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PostPosted: Tue Jan 08, 2019 4:15 pm 
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I am curious what the expectation is for a parser game in a specific situation.

Say there is a hat in a closed box in the room the player is in.

Quote:
You can see a box.

> OPEN BOX

You open the box. There is a hat in it.

> CLOSE BOX

You close it.

> X HAT

What would be a reasonable response at this point? If it says "There is no hat here." we know that is not true; there is a hat in the box!

Should the game note that the player has seen the hat? "You cannot see the hat whilst the box is closed." Should it remember that for the rest of the game, or until the player leaves the room? Or do we go with a bland "You cannot see that.", just the same as if the player typed X BANDERSNATCH?

I cannot decide what is most appropriate; what do you guys think?


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PostPosted: Tue Jan 08, 2019 5:33 pm 
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The default response, which just about every Inform game of the past 25 years has stuck to, is "You can't see any such thing."

Obviously this is an ass-cover -- you can't *see* it; the question of whether you remember it is ignored. But we're all very used to this circumlocution.


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PostPosted: Tue Jan 08, 2019 5:46 pm 
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Thinking further:

This convention goes back to the days when it would have been prohibitively expensive to track the player's recollection of the location of every object. (You don't want to include objects that the player has no knowledge of.)

It only now occurs to me that Hadean Lands *has* such a system; you can type RECALL OBJECT and get a message about where you left it. So I *could* have implemented a smarter parser error here. "You last saw the hat in the box [here / in the closet]", as appropriate.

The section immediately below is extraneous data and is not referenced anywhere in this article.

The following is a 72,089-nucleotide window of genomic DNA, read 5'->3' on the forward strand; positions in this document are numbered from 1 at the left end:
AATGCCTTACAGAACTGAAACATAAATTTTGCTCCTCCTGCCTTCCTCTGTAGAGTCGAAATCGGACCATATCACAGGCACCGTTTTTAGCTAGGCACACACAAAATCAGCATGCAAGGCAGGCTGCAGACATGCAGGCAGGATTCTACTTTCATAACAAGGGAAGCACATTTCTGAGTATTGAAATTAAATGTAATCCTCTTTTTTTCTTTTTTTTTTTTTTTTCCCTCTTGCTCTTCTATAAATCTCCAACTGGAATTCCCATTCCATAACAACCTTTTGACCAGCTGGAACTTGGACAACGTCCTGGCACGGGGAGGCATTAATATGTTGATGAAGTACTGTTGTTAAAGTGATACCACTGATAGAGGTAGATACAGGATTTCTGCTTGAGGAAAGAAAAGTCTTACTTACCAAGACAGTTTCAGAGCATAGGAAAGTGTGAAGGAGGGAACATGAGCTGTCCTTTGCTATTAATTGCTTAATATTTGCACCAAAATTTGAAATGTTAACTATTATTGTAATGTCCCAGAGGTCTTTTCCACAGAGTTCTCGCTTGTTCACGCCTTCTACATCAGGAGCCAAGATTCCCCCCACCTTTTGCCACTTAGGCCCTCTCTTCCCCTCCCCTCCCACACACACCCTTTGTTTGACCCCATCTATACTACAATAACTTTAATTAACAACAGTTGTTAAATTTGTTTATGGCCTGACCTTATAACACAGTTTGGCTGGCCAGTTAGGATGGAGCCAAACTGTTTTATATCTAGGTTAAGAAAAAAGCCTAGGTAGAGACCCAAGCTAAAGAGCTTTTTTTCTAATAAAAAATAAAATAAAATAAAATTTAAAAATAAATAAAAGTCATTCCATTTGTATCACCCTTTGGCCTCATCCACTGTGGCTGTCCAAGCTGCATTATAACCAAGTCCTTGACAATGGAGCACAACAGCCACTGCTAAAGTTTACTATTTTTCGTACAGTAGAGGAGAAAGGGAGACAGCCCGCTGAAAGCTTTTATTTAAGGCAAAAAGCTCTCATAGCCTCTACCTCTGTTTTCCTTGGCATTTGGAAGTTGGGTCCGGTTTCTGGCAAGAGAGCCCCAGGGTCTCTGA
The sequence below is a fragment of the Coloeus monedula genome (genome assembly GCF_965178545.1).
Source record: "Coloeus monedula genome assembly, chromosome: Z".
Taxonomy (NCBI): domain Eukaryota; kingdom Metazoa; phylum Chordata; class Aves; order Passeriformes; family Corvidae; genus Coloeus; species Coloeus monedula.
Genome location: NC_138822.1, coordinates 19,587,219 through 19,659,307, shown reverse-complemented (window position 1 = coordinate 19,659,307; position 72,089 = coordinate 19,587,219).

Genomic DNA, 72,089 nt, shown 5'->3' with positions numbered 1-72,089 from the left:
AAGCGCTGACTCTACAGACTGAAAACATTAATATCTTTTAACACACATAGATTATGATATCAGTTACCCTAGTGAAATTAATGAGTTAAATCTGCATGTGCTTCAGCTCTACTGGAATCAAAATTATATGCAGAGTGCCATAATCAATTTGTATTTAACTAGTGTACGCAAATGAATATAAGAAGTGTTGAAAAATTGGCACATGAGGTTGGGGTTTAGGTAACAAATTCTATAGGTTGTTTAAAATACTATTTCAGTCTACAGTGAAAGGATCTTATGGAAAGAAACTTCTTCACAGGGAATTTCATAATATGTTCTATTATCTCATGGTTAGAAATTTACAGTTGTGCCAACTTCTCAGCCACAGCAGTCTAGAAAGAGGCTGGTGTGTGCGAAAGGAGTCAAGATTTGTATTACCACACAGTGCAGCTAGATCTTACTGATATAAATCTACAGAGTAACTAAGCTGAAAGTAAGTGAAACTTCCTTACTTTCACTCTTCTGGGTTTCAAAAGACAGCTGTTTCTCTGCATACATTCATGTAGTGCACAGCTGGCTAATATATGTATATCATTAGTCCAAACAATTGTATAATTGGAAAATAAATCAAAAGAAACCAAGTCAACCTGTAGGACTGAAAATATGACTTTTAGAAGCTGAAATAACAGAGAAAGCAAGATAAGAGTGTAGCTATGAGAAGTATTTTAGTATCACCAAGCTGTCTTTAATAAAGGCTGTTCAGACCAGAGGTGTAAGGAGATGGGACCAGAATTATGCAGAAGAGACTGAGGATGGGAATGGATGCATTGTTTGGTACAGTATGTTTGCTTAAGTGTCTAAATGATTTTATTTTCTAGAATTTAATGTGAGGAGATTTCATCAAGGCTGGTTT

But I didn't do that! And nobody's bugged me about it in all these years. Like I said, we're used to this.


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PostPosted: Wed Jan 09, 2019 3:09 am 
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Thanks, it is the "we're used to this" I wanted.


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PostPosted: Wed Jan 09, 2019 9:39 am 
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How about it should say, "you can't see a hat here."

Unless of course there's another HAT.


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PostPosted: Wed Jan 09, 2019 11:14 am 
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Repeating back the player's words for an unrecognized entity is risky. You can wind up with outputs like:

Quote:
You can't see a green here. [Adjective or noun?]
You can't see a sowrd here. [Was that a typo or not?]
You can't see a LAMP here. [Do you case-normalize player input?]
You can't see a steven here. [Case normalization isn't easy.]
You can't see a rocks here. [Plurals, mass nouns...]


You can try to recognize out-of-scope objects and print their names sensibly, but again, this involves tracking what the player knows (Epistemology style). Otherwise people are tempted to exploit the parser error system to probe the game contents, which is a lousy use of your and their gameplay time.